Although we don’t believe that the current Apple versus Samsung trial is a good thing for the technology world, it certainly does make up for an interesting watch from the outside and allows us to get an insight into the inner workings and design strategies of both companies. Certain statements and depositions from those giving evidence in the case are providing us with what would otherwise be a pretty much impossible look into the early design decisions that centered around the development of the iPhone.
The latest little nuggets of information to make itself known thanks to the trial is the fact that Apple diced with the idea of utilizing curved and shaped glass in the iPhone in an attempt to not only make it extremely stylish, but to also come up with a shape that dramatically minimized the risk of damage if the user dropped it onto a hard surface. Although prototypes of the curved glass iPhone were made – in fact internal prototype number 0355 refers to this – it was ultimately decided that the manufacturing costs of the two shaped pieces of toughened glass were just to high.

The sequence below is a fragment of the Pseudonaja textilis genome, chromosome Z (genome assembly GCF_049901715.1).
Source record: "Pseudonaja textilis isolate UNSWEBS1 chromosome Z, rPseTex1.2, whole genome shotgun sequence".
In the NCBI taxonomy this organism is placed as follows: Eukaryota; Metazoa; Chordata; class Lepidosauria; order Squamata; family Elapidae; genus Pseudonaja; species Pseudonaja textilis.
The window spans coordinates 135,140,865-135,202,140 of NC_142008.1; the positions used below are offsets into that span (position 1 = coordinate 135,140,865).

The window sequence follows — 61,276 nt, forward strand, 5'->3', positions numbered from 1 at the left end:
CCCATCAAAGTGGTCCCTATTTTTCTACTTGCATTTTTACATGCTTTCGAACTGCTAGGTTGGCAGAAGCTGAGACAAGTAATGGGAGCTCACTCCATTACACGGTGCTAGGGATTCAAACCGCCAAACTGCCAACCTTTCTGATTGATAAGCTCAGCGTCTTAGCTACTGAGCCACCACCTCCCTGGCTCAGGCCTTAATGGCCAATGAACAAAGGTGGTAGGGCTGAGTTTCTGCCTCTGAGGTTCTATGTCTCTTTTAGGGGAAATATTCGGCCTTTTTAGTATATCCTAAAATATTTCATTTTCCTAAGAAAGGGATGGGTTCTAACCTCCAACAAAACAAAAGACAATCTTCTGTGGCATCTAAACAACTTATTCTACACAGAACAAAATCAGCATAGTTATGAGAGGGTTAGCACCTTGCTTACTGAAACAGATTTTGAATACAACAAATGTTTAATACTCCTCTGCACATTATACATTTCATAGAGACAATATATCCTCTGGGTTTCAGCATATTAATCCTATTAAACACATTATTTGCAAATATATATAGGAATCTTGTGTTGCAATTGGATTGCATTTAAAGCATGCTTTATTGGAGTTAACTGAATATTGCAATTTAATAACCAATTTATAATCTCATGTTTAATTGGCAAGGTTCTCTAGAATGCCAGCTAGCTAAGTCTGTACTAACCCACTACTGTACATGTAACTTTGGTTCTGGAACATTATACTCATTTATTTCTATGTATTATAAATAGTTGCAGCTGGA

Douglas Satzger, who is now an employee over at Intel, but previously worked for Apple for twelve years, is one of the former Apple design team members who has been asked to shed his knowledge and expertise during the case. He confirmed that the curved glass design was one of the manufacturing avenues which the company was looking to go down on, but there were various issues with the created prototype which forced Apple to ultimately move in a different direction and produce the original iPhone which we were introduced to in 2007:
The technology in shaping the glass, the cost relative to shaping the glass at the time, and some of the design features of this specific shape were not liked. The technology at the time had a lot to do with it. The qualities of the glass at the time had a lot to do with it.
During the course of the trial we have seen a number of prototype designs which Apple iterated through before ultimately settling on the final production model, but keeping all of those in mind, this curved creation is definitely one that resonates most with me as an iPhone user. The current form factor of the iPhone is a beautiful creation and a great example of form and function, but I would still love to see Apple introduce a curved glass version of the iPhone in the future.
You can follow us on Twitter, add us to your circle on Google+ or like our Facebook page to keep yourself updated on all the latest from Microsoft, Google, Apple and the Web.